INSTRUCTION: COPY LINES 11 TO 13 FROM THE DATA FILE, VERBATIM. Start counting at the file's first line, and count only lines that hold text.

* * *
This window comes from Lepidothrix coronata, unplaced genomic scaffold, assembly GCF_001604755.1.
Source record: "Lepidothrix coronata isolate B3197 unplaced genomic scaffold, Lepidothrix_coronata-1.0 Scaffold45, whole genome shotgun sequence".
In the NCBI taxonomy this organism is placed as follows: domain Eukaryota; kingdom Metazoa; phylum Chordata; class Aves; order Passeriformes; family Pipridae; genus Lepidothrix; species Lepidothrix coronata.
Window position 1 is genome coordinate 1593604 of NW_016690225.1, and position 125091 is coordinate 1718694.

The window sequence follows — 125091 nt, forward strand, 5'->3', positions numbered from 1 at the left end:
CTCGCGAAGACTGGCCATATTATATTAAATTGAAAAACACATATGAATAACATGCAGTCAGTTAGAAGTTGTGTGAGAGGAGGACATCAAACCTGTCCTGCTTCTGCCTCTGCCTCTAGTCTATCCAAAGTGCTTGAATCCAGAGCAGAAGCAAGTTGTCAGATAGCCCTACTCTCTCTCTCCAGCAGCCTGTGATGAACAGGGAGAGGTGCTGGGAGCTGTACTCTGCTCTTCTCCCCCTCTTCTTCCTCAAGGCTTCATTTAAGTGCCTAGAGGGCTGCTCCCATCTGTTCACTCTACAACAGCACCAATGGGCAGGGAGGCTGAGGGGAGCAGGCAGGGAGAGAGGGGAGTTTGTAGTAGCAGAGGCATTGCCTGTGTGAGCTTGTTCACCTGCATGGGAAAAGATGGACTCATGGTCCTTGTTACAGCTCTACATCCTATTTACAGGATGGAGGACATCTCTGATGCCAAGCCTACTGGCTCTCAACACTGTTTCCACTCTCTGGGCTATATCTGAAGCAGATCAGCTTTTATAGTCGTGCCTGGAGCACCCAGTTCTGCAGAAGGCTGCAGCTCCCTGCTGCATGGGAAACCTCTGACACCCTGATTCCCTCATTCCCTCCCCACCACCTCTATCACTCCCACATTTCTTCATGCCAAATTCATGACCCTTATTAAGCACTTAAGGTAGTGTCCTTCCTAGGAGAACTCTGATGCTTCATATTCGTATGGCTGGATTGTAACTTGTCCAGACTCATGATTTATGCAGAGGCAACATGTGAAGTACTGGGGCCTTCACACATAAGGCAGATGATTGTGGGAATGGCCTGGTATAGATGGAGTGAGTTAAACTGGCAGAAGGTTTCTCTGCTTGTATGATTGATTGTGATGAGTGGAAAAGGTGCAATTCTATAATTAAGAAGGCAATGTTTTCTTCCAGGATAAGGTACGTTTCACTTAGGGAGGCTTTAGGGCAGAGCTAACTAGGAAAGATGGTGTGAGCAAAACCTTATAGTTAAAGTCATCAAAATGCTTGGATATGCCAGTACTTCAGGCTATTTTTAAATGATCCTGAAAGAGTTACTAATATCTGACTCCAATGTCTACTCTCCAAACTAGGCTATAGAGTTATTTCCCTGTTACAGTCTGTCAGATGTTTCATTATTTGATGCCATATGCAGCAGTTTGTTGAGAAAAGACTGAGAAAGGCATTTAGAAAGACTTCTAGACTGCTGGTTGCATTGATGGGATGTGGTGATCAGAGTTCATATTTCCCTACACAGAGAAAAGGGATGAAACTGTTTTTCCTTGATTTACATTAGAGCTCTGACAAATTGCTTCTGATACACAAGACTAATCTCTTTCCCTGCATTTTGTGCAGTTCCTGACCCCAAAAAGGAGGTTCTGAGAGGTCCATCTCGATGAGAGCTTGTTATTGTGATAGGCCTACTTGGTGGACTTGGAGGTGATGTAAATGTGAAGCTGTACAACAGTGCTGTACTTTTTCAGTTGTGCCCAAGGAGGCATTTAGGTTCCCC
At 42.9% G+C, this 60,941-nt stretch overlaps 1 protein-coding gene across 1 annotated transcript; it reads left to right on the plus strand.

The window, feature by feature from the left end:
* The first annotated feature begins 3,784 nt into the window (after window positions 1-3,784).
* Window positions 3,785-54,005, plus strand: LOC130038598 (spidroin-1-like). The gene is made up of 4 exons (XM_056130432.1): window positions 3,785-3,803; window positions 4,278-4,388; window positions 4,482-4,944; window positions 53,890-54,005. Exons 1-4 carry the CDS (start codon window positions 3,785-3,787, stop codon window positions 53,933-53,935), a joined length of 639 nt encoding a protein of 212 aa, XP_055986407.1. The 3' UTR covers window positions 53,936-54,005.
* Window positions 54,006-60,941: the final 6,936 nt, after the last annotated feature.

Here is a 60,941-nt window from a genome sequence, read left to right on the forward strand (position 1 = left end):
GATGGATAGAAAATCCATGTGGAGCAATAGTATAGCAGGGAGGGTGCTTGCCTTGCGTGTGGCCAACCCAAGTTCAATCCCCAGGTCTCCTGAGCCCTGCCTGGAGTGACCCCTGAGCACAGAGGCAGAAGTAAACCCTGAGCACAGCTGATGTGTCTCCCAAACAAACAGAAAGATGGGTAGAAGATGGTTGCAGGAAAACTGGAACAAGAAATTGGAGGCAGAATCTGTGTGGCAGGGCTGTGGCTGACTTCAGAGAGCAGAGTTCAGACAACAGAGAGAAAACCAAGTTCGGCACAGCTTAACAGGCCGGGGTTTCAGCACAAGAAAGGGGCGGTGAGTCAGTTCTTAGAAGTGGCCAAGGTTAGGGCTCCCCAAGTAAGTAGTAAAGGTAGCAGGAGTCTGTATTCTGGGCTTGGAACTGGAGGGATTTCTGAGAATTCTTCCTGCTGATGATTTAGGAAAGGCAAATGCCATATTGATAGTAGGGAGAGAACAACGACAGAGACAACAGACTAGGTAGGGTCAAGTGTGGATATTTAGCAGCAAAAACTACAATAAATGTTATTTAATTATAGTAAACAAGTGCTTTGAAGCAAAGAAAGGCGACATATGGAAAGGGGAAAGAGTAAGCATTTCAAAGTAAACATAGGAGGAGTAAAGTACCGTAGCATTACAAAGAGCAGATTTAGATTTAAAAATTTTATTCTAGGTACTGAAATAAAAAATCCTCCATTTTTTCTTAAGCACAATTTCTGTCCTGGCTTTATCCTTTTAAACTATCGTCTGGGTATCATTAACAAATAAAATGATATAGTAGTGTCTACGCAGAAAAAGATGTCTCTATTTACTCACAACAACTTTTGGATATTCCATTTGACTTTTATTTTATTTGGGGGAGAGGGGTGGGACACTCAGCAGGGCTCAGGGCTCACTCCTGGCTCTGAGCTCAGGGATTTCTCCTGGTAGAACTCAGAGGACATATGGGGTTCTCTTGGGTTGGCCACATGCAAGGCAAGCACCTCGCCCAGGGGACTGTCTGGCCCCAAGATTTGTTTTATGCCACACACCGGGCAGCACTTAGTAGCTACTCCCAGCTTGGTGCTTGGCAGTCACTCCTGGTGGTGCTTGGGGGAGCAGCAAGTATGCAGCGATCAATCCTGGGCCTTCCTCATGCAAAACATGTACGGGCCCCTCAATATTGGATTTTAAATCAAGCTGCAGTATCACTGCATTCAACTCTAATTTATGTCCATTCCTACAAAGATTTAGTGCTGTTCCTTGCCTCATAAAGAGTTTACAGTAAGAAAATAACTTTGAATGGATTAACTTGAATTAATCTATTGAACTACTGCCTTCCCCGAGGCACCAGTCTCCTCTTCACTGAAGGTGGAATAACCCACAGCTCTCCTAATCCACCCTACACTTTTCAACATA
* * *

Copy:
* Window positions 54,006-60,941: the final 6,936 nt, after the last annotated feature.

Here is a 60,941-nt window from a genome sequence, read left to right on the forward strand (position 1 = left end):
GATGGATAGAAAATCCATGTGGAGCAATAGTATAGCAGGGAGGGTGCTTGCCTTGCGTGTGGCCAACCCAAGTTCAATCCCCAGGTCTCCTGAGCCCTGCCTGGAGTGACCCCTGAGCACAGAGGCAGAAGTAAACCCTGAGCACAGCTGATGTGTCTCCCAAACAAACAGAAAGATGGGTAGAAGATGGTTGCAGGAAAACTGGAACAAGAAATTGGAGGCAGAATCTGTGTGGCAGGGCTGTGGCTGACTTCAGAGAGCAGAGTTCAGACAACAGAGAGAAAACCAAGTTCGGCACAGCTTAACAGGCCGGGGTTTCAGCACAAGAAAGGGGCGGTGAGTCAGTTCTTAGAAGTGGCCAAGGTTAGGGCTCCCCAAGTAAGTAGTAAAGGTAGCAGGAGTCTGTATTCTGGGCTTGGAACTGGAGGGATTTCTGAGAATTCTTCCTGCTGATGATTTAGGAAAGGCAAATGCCATATTGATAGTAGGGAGAGAACAACGACAGAGACAACAGACTAGGTAGGGTCAAGTGTGGATATTTAGCAGCAAAAACTACAATAAATGTTATTTAATTATAGTAAACAAGTGCTTTGAAGCAAAGAAAGGCGACATATGGAAAGGGGAAAGAGTAAGCATTTCAAAGTAAACATAGGAGGAGTAAAGTACCGTAGCATTACAAAGAGCAGATTTAGATTTAAAAATTTTATTCTAGGTACTGAAATAAAAAATCCTCCATTTTTTCTTAAGCACAATTTCTGTCCTGGCTTTATCCTTTTAAACTATCGTCTGGGTATCATTAACAAATAAAATGATATAGTAGTGTCTACGCAGAAAAAGATGTCTCTATTTACTCACAACAACTTTTGGATATTCCATTTGACTTTTATTTTATTTGGGGGAGAGGGGTGGGACACTCAGCAGGGCTCAGGGCTCACTCCTGGCTCTGAGCTCAGGGATTTCTCCTGGTAGAACTCAGAGGACATATGGGGTTCTCTTGGGTTGGCCACATGCAAGGCAAGCACCTCGCCCAGGGGACTGTCTGGCCCCAAGATTTGTTTTATGCCACACACCGGGCAGCACTTAGTAGCTACTCCCAGCTTGGTGCTTGGCAGTCACTCCTGGTGGTGCTTGGGGGAGCAGCAAGTATGCAGCGATCAATCCTGGGCCTTCCTCATGCAAAACATGTACGGGCCCCTCAATATTGGATTTTAAATCAAGCTGCAGTATCACTGCATTCAACTCTAATTTATGTCCATTCCTACAAAGATTTAGTGCTGTTCCTTGCCTCATAAAGAGTTTACAGTAAGAAAATAACTTTGAATGGATTAACTTGAATTAATCTATTGAACTACTGCCTTCCCCGAGGCACCAGTCTCCTCTTCACTGAAGGTGGAATAACCCACAGCTCTCCTAATCCACCCTACACTTTTCAACATA